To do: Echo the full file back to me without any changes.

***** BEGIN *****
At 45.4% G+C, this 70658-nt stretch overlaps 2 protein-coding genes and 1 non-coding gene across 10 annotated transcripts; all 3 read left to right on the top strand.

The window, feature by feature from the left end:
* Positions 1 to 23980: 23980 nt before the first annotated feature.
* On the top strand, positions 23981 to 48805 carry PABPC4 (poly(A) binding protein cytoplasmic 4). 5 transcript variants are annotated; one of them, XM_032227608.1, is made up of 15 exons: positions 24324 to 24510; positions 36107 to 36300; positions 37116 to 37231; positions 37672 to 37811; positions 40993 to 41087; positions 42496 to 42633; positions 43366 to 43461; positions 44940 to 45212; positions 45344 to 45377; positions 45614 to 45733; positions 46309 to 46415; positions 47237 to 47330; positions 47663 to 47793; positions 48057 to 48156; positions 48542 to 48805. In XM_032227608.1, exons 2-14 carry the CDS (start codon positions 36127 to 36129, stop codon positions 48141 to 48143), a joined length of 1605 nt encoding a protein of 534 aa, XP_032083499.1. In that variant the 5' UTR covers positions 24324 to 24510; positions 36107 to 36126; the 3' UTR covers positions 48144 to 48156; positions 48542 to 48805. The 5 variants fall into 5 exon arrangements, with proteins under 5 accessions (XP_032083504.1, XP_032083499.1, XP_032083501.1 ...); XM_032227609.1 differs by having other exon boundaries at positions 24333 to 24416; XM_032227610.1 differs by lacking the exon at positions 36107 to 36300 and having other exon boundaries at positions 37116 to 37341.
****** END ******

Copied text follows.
At 45.4% G+C, this 70658-nt stretch overlaps 2 protein-coding genes and 1 non-coding gene across 10 annotated transcripts; all 3 read left to right on the top strand.

The window, feature by feature from the left end:
* Positions 1 to 23980: 23980 nt before the first annotated feature.
* On the top strand, positions 23981 to 48805 carry PABPC4 (poly(A) binding protein cytoplasmic 4). 5 transcript variants are annotated; one of them, XM_032227608.1, is made up of 15 exons: positions 24324 to 24510; positions 36107 to 36300; positions 37116 to 37231; positions 37672 to 37811; positions 40993 to 41087; positions 42496 to 42633; positions 43366 to 43461; positions 44940 to 45212; positions 45344 to 45377; positions 45614 to 45733; positions 46309 to 46415; positions 47237 to 47330; positions 47663 to 47793; positions 48057 to 48156; positions 48542 to 48805. In XM_032227608.1, exons 2-14 carry the CDS (start codon positions 36127 to 36129, stop codon positions 48141 to 48143), a joined length of 1605 nt encoding a protein of 534 aa, XP_032083499.1. In that variant the 5' UTR covers positions 24324 to 24510; positions 36107 to 36126; the 3' UTR covers positions 48144 to 48156; positions 48542 to 48805. The 5 variants fall into 5 exon arrangements, with proteins under 5 accessions (XP_032083504.1, XP_032083499.1, XP_032083501.1 ...); XM_032227609.1 differs by having other exon boundaries at positions 24333 to 24416; XM_032227610.1 differs by lacking the exon at positions 36107 to 36300 and having other exon boundaries at positions 37116 to 37341.